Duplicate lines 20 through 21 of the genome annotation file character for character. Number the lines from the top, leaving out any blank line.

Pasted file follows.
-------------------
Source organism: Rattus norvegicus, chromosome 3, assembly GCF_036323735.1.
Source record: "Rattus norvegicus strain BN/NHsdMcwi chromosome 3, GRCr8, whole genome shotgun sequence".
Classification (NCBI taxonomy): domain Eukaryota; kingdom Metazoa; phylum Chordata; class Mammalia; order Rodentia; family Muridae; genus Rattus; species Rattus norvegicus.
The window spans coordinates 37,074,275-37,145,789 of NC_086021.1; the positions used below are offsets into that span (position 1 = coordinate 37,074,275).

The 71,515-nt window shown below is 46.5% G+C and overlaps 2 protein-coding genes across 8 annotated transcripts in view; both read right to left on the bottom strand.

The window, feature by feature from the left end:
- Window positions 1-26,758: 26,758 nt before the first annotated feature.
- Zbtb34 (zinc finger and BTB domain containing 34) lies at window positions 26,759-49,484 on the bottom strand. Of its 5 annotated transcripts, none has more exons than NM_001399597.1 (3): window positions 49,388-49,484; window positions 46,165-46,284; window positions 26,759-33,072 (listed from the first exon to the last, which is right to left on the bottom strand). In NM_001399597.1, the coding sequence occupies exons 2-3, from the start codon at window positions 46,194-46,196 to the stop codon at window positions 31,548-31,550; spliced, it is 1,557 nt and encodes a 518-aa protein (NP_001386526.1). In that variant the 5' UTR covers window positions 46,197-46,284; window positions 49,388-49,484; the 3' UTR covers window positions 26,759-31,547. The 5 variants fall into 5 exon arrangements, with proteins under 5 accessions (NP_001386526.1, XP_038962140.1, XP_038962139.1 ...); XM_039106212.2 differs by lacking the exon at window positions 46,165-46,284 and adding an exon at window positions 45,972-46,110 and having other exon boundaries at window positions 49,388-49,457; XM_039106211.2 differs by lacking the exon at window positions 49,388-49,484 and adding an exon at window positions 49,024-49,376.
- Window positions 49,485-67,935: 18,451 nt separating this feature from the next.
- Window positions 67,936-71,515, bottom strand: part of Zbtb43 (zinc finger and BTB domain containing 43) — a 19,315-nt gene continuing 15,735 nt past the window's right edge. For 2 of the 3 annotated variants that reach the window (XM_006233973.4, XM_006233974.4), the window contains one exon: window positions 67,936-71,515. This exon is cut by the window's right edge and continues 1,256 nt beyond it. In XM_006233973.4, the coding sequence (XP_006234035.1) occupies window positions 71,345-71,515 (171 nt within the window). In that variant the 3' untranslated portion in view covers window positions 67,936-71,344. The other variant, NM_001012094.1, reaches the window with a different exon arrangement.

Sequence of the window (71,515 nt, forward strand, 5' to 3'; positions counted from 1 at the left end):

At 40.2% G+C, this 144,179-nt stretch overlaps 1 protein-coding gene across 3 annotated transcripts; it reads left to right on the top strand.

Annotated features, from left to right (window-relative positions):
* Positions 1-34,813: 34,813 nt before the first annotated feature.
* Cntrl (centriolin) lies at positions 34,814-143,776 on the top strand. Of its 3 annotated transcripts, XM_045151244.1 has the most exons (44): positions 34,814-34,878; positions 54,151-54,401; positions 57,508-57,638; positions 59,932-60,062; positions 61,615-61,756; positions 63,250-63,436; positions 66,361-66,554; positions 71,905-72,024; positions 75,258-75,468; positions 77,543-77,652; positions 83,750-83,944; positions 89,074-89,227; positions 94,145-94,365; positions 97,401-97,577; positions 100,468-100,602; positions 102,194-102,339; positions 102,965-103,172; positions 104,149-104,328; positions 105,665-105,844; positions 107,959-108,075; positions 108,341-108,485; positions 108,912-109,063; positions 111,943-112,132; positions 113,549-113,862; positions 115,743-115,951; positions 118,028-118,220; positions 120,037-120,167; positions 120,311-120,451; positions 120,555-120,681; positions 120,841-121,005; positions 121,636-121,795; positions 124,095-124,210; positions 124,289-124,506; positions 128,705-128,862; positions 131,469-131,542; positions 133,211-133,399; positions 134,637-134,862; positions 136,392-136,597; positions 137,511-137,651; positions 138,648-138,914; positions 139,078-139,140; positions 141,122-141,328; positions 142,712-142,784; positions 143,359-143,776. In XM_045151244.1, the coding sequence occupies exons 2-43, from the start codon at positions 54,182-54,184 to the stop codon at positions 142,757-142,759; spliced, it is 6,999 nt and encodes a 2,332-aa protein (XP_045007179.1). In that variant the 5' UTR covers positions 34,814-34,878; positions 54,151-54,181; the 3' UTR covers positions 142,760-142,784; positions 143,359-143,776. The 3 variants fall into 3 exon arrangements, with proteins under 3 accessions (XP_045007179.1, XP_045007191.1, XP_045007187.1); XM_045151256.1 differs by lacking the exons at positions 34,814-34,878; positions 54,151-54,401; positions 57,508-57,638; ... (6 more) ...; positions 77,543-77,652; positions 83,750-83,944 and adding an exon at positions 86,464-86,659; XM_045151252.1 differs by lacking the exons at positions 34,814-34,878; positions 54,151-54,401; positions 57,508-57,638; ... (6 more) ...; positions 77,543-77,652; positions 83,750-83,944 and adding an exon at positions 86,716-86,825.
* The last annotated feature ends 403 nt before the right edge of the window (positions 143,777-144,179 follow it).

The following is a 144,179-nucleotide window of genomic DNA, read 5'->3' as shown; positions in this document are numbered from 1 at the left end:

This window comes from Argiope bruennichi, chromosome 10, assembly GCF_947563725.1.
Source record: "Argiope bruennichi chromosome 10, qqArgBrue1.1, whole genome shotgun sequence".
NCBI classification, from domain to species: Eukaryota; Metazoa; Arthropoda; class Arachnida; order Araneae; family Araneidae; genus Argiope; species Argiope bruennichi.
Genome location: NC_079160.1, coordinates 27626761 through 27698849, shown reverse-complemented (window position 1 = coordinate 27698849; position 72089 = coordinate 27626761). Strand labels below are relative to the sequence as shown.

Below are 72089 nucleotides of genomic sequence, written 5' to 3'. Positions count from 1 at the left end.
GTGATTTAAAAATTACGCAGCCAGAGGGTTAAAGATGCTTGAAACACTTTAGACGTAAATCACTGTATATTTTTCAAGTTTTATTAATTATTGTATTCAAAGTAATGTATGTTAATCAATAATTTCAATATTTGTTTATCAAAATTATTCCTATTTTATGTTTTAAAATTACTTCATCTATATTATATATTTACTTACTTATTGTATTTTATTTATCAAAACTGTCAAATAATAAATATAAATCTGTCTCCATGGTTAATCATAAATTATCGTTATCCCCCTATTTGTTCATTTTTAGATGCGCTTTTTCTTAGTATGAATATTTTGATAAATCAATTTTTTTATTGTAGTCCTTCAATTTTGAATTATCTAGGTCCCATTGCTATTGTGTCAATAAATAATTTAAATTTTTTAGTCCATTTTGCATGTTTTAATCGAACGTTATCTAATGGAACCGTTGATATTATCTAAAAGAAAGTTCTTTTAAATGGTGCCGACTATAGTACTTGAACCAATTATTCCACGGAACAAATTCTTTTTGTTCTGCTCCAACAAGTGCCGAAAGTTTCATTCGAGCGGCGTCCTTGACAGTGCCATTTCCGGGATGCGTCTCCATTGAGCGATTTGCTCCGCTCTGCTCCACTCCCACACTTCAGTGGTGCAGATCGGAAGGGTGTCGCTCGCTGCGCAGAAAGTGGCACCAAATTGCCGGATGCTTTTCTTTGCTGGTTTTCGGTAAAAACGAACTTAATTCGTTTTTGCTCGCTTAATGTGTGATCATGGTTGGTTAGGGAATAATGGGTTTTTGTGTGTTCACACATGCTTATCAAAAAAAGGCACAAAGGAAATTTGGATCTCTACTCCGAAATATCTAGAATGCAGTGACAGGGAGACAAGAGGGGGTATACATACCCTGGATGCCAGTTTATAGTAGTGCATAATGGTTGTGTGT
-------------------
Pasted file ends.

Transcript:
NCBI classification, from domain to species: Eukaryota; Metazoa; Arthropoda; class Arachnida; order Araneae; family Araneidae; genus Argiope; species Argiope bruennichi.
Genome location: NC_079160.1, coordinates 27626761 through 27698849, shown reverse-complemented (window position 1 = coordinate 27698849; position 72089 = coordinate 27626761). Strand labels below are relative to the sequence as shown.